Jocks Rapping, Rocking In Their Spare Time

Young professional athletes recording albums include basketball's Shaquille O'Neal, baseball's Jack McDowell.

Once there was a time when the only chance fans got to check out their sporting heroes

was by attending the ballparks, stadiums and arenas where games were played.

Information about the stars came from the sports section of the daily newspaper and the

backs of baseball cards.

Fast-forward through the years, and athletes are everywhere. They're on television.

They're in magazines.

And now they're even on CDs.

More than ever, it seems that basketball stars, baseball heroes and other jocks are

stepping out of their usual arenas to moonlight in the business of making music.

Their move into the pop-music medium has been spearheaded by such sports

superstars as the Los Angeles Lakers' Shaquille O'Neal, who easily swaps a basketball

for a rapper's microphone; pitcher Jack McDowell of the Anaheim Angels, who fronts the

rock-group Stickfigure; and even such surfers as Kelly Slater, Rob Machado and Peter

King, who lay down their longboards and pick up microphone and musical instruments

for their rock band, appropriately named the Surfers.

O'Neal's musical catalog boasts four albums, including Respect, which was

released earlier this year and features such journeyman-style hip-hop tracks as

href="http://www.addict.com/music/O_Neal,_Shaquille/Blaq_Supaman.ram">"Blaq

Supaman" (RealAudio excerpt).

The seven-foot-plus Lakers center says that his foray into the rap game comes as an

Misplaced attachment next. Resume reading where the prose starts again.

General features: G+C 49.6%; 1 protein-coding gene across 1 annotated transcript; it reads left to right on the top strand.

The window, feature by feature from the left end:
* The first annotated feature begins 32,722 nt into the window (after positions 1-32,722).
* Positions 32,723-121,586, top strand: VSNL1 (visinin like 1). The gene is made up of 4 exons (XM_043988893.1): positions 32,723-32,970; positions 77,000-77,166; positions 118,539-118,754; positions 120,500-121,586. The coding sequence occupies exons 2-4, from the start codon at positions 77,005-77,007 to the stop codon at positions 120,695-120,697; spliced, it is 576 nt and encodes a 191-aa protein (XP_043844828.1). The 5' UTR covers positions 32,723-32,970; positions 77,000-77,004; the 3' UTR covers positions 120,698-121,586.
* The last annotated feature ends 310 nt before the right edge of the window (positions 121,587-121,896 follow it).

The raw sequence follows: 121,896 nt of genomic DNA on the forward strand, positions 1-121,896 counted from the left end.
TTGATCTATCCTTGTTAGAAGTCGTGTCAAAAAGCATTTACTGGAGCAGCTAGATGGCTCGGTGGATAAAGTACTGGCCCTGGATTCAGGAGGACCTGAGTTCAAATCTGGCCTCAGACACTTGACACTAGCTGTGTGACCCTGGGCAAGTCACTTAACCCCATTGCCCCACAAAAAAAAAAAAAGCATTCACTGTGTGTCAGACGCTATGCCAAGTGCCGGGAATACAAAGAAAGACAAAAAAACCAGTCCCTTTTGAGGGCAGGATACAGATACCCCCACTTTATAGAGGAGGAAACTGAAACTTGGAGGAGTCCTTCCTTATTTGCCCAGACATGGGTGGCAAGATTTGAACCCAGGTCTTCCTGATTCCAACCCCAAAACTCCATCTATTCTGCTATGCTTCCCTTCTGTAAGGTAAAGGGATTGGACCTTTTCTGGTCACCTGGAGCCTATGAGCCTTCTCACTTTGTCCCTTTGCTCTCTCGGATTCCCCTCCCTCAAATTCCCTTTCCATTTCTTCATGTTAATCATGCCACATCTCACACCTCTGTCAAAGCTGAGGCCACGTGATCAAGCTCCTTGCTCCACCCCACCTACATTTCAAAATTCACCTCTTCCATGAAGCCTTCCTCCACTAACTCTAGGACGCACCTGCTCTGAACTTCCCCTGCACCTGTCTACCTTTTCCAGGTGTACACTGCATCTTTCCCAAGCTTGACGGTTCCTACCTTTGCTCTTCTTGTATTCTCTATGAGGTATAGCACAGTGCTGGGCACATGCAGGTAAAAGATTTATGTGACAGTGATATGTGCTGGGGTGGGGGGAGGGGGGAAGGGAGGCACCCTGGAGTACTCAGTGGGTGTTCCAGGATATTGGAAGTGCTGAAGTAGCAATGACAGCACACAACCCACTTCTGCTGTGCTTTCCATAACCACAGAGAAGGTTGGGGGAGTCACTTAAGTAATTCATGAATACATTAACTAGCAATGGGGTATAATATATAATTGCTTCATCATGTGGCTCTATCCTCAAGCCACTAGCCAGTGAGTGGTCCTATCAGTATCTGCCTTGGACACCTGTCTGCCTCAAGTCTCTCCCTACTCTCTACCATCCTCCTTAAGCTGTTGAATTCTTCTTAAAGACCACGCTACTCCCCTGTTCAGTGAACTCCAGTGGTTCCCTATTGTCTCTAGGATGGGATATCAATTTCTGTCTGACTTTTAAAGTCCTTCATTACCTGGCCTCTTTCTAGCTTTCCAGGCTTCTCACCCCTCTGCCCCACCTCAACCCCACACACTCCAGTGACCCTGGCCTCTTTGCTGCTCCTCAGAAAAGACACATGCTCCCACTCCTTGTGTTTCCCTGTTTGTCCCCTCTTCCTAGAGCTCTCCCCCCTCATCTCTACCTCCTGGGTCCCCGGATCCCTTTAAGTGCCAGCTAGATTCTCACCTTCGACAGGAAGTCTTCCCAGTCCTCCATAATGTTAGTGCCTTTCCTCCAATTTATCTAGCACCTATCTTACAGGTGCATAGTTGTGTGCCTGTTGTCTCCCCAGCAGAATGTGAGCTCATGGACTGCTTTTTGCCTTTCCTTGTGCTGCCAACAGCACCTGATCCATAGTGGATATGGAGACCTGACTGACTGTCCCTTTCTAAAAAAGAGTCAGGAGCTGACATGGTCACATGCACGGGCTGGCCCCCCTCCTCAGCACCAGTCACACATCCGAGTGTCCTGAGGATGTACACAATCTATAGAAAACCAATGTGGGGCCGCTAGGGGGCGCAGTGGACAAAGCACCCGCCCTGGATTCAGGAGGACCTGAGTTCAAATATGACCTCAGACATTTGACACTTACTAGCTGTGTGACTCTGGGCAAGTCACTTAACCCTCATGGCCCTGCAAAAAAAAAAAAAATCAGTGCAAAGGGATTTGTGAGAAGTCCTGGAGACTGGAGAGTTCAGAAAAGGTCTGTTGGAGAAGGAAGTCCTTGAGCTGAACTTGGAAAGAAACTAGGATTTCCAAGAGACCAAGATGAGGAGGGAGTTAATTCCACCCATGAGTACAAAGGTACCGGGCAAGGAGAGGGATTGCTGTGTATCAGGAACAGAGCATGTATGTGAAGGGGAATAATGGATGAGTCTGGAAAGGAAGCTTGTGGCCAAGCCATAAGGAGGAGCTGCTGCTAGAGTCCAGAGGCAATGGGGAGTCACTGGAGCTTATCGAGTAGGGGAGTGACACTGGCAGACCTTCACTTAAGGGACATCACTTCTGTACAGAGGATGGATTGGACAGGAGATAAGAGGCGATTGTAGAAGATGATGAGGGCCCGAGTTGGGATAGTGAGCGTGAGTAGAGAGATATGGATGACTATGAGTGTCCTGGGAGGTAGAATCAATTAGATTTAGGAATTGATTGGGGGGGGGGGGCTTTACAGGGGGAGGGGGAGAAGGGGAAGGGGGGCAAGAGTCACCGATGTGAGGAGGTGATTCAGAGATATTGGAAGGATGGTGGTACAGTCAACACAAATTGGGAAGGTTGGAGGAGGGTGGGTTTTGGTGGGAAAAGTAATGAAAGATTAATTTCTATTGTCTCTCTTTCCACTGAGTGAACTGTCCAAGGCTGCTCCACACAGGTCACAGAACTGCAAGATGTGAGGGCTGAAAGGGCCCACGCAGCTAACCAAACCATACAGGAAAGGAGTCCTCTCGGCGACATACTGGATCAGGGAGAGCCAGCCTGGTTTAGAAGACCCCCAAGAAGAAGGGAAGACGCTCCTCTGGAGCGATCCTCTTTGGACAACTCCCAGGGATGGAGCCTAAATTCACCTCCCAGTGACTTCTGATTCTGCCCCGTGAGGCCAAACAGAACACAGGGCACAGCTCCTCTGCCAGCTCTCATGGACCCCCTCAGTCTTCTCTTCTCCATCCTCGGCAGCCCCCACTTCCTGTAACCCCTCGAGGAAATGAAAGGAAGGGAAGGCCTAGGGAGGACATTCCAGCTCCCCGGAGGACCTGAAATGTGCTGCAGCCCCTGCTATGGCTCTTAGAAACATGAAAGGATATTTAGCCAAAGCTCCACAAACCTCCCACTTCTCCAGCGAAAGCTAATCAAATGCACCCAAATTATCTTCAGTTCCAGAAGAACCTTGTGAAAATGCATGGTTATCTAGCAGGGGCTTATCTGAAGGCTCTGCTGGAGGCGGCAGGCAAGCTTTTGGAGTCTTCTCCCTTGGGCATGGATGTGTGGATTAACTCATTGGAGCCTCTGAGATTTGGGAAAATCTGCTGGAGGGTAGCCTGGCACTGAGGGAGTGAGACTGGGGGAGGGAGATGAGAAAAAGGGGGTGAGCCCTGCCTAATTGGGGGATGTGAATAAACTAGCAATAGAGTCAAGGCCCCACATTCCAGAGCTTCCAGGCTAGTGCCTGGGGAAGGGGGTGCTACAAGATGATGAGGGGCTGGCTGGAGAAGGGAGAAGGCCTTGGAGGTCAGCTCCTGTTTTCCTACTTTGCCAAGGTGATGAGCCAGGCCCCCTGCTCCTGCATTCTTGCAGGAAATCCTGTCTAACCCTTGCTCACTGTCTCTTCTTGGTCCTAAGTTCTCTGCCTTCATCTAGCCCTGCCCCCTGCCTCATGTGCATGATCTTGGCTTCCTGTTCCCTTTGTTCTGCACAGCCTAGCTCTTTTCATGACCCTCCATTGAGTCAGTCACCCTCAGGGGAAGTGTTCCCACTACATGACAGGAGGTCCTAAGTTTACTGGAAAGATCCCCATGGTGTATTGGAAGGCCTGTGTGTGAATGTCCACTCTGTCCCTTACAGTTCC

extension of how he sees himself as an entertainer.

"I like to make people go, 'Ooh,' " O'Neal, 26, said. "I'm a performer. I'm an entertainer.

Basketball-wise, when I dunk, I want them to go, 'Yeah, Shaq!' and when I rhyme and

give them beats, I want them to go, 'Yeah, Shaq, yeah, yeah!'

"[With rap] it's the same thing," he continued. "I don't believe in pressure because my

peer group is too strong. I ain't got no yes-men in my camp, plus I'm my own worst critic. I

know music, and I know bangin' beats, and if the beats ain't bangin', you won't see my

name or hear my voice."

The Surfers seem intent on proving that it's not necessary for rock music to come

exclusively from dry land. These three world-class wave-riders released their debut LP,

Songs From the Pipe, earlier this year. Singer/guitarist King claimed that rocking

out really isn't that far removed from "shooting the curl."

"It's not any different to me. It's not like launching another career," King said. "I don't

really think of it as another career. I just think of it as a fun thing to do. I try not to think so

much about it."

The Stanford-educated McDowell, known for his intense stare and excitable nature on

the mound, finds fronting a rock band provides a chance to express emotions he is

discouraged from showing in the middle of a ball game.

"That whole baseball thing [is that] you're taught not to show your emotions, not to use

your emotions, which I've had a hard time doing anyway," McDowell said. "[Music is] just

a free flow of ideas and emotions. That's probably why I get off on it."

With prominent television endorsements for various products and movie roles, such as